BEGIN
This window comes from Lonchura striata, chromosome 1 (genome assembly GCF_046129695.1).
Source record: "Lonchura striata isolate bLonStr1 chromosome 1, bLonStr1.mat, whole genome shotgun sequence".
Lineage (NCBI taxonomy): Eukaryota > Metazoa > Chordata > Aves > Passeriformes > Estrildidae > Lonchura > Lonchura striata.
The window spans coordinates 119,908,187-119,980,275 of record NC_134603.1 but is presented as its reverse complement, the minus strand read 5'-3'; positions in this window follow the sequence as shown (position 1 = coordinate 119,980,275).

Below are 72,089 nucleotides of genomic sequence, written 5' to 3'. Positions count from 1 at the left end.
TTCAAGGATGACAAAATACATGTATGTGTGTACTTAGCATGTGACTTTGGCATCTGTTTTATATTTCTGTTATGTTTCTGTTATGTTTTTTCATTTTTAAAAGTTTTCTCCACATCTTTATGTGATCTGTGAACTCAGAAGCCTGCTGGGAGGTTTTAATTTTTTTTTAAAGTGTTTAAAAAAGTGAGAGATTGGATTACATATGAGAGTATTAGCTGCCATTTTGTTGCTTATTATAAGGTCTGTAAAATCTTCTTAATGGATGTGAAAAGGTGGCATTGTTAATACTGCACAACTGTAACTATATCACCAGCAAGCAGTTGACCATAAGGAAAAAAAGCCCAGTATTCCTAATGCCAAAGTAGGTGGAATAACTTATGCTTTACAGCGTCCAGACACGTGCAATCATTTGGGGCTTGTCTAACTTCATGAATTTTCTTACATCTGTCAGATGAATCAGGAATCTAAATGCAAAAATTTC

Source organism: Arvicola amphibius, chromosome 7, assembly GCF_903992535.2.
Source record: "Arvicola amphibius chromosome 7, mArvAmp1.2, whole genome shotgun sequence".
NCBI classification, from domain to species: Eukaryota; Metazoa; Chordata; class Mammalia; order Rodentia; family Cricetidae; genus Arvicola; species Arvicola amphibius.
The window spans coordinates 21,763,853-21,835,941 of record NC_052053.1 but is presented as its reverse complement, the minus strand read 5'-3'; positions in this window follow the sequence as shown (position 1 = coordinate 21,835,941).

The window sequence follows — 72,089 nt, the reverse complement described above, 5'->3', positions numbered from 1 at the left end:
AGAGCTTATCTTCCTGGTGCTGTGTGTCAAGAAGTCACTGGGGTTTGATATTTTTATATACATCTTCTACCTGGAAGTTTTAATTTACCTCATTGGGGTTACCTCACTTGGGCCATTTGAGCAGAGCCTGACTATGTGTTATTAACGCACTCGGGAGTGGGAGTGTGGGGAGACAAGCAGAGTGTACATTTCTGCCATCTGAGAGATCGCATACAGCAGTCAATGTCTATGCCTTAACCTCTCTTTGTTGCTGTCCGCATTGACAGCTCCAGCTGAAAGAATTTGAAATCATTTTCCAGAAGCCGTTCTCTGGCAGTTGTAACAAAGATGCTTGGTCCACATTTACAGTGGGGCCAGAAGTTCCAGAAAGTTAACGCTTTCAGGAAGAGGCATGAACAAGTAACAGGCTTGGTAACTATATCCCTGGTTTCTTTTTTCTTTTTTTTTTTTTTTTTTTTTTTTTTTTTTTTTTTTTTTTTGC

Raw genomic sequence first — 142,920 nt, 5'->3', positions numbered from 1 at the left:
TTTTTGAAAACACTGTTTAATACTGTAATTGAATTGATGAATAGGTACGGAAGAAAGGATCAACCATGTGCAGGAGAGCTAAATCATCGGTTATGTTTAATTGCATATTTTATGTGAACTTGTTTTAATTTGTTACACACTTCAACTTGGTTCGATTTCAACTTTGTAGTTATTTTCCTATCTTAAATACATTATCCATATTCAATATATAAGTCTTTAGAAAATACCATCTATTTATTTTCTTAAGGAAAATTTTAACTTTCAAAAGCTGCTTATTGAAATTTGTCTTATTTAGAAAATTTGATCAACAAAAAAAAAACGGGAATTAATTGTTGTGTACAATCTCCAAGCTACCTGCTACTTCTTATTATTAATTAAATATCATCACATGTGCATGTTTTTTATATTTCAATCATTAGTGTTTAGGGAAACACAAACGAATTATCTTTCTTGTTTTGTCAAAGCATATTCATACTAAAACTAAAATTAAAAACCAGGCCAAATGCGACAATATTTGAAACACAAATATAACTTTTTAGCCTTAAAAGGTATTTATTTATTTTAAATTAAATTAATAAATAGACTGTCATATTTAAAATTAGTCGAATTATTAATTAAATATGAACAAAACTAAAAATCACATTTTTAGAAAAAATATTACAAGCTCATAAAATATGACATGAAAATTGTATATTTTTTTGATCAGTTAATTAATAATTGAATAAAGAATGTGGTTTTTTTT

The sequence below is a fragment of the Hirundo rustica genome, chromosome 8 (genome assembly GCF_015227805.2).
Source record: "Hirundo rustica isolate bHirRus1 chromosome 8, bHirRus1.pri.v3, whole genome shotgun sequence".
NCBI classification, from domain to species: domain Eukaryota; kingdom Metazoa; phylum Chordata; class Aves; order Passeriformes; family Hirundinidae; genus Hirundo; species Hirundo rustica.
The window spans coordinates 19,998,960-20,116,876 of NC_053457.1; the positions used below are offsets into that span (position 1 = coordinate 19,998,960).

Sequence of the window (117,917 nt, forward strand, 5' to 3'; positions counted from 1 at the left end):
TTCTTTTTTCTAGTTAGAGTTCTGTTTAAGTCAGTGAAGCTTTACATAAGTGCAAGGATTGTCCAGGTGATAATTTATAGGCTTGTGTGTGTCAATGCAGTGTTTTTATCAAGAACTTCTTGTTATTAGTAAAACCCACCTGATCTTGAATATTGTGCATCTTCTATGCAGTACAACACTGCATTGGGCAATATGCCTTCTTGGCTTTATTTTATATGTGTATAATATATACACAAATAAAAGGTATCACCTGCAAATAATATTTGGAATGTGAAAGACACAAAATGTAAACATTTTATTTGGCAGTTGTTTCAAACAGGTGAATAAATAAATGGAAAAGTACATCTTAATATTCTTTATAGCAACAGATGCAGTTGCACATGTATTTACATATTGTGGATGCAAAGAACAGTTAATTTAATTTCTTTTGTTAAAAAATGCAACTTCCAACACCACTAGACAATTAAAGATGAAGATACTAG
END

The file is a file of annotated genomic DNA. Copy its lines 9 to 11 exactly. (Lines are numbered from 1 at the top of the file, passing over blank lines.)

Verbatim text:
NCBI classification, from domain to species: Eukaryota; Metazoa; Chordata; class Mammalia; order Rodentia; family Cricetidae; genus Arvicola; species Arvicola amphibius.
The window spans coordinates 21,763,853-21,835,941 of record NC_052053.1 but is presented as its reverse complement, the minus strand read 5'-3'; positions in this window follow the sequence as shown (position 1 = coordinate 21,835,941).

The window sequence follows — 72,089 nt, the reverse complement described above, 5'->3', positions numbered from 1 at the left end: